Jimmy Mordecai

Jimmy Mordecai also known as James Mordecai was a Harlem-based jazz tap dancer[1] in the 1920s and 1930s. James Mordecai was born in New York City in 1905. His father was Samuel Mordecai and his mother Sara Cunningham immigrated into these United States from British West Indies in 1901 through Cuba. He was in the cast of a 1924 touring show called "Cotton Land," with music by James P. Johnson.[2] He was a member of a popular dance trio, Wells, Mordecai and Taylor (with Dickie Wells and Ernest Taylor -- the trio also was known as the Hot Feet Boys and the Three Klassy Kids[3]), with whom he performed at the Cotton Club in 1930 with a Duke Ellington revue called "Brown Sugar (Sweet But Unrefined)." In that revue, he danced with Cora LaRedd, a renowned tap dancer active at the time.[4]

In 1929, Mordecai began a brief film career, featured opposite Bessie Smith in Dudley Murphy's short, "St. Louis Blues." Basically a vehicle for Smith (her only known film appearance) and for the music of W.C. Handy and the bandleader James P. Johnson, the film featured Mordecai as "Jimmy the Pimp," Smith's two-timing lover. Mordecai also played the lead role in Murray Roth's 1930 film "Yamekraw,"[5] and a minor role in Dudley Murphy's 1933 "The Emperor Jones," which starred Paul Robeson.

By 1936, Mordecai was the host and master of ceremonies at The Theatrical Grill, a Harlem nightclub on West 134th Street managed by Dickie Wells (Mordecai's former dancing partner and a notorious Harlem gigolo -- not to be confused with jazz trombonist Dicky Wells).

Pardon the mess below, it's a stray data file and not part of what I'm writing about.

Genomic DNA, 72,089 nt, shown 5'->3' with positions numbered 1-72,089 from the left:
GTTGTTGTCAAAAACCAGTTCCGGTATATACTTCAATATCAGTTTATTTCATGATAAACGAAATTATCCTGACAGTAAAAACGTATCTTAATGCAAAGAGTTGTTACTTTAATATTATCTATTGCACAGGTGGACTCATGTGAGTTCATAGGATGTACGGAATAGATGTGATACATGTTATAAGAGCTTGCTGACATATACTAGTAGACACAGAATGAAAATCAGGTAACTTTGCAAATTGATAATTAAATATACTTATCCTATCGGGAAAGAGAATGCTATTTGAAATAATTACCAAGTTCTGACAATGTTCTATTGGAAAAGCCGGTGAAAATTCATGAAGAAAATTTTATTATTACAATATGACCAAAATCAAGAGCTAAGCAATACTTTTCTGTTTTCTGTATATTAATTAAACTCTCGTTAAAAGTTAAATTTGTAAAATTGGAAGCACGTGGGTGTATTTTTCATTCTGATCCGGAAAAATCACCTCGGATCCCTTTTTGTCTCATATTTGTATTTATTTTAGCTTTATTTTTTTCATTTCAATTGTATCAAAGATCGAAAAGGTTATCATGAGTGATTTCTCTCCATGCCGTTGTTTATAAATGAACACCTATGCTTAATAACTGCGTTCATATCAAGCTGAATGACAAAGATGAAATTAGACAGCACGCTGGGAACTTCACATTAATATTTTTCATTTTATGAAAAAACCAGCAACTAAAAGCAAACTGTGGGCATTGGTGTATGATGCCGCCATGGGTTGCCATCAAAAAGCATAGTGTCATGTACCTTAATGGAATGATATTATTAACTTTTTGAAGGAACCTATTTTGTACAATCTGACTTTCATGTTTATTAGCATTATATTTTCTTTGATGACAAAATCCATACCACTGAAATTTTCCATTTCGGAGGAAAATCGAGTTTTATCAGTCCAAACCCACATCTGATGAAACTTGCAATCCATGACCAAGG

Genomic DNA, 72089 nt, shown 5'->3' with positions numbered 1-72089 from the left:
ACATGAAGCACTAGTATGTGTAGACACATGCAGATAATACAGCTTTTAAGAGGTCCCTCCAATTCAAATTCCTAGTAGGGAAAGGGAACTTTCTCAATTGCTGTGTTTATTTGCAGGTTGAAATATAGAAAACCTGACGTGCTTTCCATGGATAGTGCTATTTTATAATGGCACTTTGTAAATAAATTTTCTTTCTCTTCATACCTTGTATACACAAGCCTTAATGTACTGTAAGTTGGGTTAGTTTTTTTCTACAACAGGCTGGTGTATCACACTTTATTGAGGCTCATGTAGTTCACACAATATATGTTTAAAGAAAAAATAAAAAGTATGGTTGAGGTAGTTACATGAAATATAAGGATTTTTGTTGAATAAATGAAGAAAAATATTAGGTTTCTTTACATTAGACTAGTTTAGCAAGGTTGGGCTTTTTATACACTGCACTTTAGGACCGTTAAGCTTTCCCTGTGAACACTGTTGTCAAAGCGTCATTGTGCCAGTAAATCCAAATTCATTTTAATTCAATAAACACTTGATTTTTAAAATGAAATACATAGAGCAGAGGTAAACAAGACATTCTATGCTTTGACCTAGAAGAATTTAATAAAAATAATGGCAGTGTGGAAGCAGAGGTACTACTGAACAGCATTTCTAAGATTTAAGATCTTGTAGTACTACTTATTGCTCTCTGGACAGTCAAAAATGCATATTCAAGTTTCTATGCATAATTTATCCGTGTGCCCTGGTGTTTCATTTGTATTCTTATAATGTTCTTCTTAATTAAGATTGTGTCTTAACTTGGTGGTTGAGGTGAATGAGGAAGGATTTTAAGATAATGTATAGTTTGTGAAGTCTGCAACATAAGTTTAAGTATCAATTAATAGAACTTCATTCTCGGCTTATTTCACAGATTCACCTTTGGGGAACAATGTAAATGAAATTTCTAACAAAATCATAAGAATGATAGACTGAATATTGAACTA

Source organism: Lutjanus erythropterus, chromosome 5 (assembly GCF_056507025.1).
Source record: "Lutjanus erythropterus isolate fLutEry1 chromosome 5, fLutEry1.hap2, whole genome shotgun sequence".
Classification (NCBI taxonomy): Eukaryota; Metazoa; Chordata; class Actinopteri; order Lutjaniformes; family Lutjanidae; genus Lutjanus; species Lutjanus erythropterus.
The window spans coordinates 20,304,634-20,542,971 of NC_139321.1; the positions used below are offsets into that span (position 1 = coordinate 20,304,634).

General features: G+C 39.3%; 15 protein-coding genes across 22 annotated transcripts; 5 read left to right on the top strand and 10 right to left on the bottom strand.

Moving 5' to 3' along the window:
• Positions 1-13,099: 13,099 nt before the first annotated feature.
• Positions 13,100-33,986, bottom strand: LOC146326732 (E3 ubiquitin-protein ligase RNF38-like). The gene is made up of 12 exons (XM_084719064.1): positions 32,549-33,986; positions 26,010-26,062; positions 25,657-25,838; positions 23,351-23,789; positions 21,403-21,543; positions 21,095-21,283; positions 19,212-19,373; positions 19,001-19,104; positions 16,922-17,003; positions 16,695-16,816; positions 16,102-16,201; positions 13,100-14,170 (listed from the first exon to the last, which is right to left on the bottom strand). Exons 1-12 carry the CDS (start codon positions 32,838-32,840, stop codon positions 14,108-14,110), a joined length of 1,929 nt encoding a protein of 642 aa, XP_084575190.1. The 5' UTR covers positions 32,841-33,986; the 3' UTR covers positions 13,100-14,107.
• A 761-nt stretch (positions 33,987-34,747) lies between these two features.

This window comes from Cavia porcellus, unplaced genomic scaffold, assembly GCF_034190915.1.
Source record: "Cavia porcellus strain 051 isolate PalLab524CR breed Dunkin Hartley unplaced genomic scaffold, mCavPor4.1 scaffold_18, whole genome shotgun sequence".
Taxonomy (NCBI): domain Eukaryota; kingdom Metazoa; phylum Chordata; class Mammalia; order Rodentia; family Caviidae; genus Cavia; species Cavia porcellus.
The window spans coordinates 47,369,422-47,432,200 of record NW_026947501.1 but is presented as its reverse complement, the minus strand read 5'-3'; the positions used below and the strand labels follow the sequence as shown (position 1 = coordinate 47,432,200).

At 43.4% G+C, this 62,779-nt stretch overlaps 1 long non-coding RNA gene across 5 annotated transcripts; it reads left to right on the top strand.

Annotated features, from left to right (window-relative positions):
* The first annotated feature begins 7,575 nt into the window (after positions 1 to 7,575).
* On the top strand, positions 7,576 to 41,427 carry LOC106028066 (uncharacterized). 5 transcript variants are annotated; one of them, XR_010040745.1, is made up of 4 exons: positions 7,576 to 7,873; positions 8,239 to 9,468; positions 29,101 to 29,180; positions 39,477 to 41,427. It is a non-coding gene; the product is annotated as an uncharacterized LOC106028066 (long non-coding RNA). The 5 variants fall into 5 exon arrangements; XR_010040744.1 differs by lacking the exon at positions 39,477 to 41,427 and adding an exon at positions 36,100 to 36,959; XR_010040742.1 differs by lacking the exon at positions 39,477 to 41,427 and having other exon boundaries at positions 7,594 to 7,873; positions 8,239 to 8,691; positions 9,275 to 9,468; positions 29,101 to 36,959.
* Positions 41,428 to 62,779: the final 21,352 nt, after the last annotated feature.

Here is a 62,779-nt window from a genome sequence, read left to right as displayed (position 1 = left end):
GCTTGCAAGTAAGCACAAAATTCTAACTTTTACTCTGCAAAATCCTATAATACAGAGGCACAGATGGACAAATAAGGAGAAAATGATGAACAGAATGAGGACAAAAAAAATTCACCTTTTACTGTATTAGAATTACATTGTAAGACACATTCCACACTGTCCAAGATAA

A Jimmie Mordecai was cited, along with one Arizona Coffman, in a February 15, 1943 conviction in the City Magistrates Court of the City of New York, for selling liquor without a license from the basement of a Harlem establishment called the Frog Club, but it is unclear that this is the same Jimmy Mordecai.


  1. Hill, Constance Valis (2009). Tap Dancing America: A Cultural History. Oxford University Press. p. 93. ISBN 9780199745890.
  2. Peterson, Bernad L., Jr. (1993). A Century of Musicals in Black and White: An Encyclopedia of Musical Stage Works, by, about, or Involving African-Americans. Greenwood Press. p. 90. ISBN 0313266573.
  3. Frank, Rusty E. (1990). Tap! The Greatest Tap Dance Stars and Their Stories, 1900-1955. Da Capo Press. p. 300. ISBN 0306806355.
  4. Sampson, Henry T. (2014). Blacks in Blackface: A Sourcebook on Early Black Musical Shows. Scarecrow Press, Inc. p. 896. ISBN 9780810883505.
  5. Cripps, Thomas (1993). Slow Fade to Black: The Negro in American Film, 1900 to 1942. Oxford University Press. p. 231. ISBN 0195021304.
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